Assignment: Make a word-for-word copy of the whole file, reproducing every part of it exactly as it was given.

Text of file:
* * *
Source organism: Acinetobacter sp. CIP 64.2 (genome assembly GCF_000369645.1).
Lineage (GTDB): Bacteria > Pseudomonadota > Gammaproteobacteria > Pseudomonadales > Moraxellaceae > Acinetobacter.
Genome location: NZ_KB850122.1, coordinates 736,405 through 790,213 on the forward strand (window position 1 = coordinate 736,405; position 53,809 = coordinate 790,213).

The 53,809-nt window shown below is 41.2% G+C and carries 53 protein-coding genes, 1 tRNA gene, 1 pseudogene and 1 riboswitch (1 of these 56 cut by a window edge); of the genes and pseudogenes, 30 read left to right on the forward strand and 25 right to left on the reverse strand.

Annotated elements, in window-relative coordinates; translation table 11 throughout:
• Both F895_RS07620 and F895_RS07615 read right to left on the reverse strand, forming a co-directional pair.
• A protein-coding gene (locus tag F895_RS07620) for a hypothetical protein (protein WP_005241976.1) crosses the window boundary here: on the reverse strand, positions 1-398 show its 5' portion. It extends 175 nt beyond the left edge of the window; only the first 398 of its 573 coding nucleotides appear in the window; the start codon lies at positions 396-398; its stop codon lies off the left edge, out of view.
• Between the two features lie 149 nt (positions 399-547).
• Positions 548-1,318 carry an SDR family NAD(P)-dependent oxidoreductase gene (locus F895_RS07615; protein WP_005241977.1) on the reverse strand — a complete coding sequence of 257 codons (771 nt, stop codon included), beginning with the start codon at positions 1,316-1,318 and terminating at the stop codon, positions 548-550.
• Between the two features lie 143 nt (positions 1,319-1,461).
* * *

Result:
Source organism: Acinetobacter sp. CIP 64.2 (genome assembly GCF_000369645.1).
Lineage (GTDB): Bacteria > Pseudomonadota > Gammaproteobacteria > Pseudomonadales > Moraxellaceae > Acinetobacter.
Genome location: NZ_KB850122.1, coordinates 736,405 through 790,213 on the forward strand (window position 1 = coordinate 736,405; position 53,809 = coordinate 790,213).

The 53,809-nt window shown below is 41.2% G+C and carries 53 protein-coding genes, 1 tRNA gene, 1 pseudogene and 1 riboswitch (1 of these 56 cut by a window edge); of the genes and pseudogenes, 30 read left to right on the forward strand and 25 right to left on the reverse strand.

Annotated elements, in window-relative coordinates; translation table 11 throughout:
• Both F895_RS07620 and F895_RS07615 read right to left on the reverse strand, forming a co-directional pair.
• A protein-coding gene (locus tag F895_RS07620) for a hypothetical protein (protein WP_005241976.1) crosses the window boundary here: on the reverse strand, positions 1-398 show its 5' portion. It extends 175 nt beyond the left edge of the window; only the first 398 of its 573 coding nucleotides appear in the window; the start codon lies at positions 396-398; its stop codon lies off the left edge, out of view.
• Between the two features lie 149 nt (positions 399-547).
• Positions 548-1,318 carry an SDR family NAD(P)-dependent oxidoreductase gene (locus F895_RS07615; protein WP_005241977.1) on the reverse strand — a complete coding sequence of 257 codons (771 nt, stop codon included), beginning with the start codon at positions 1,316-1,318 and terminating at the stop codon, positions 548-550.
• Between the two features lie 143 nt (positions 1,319-1,461).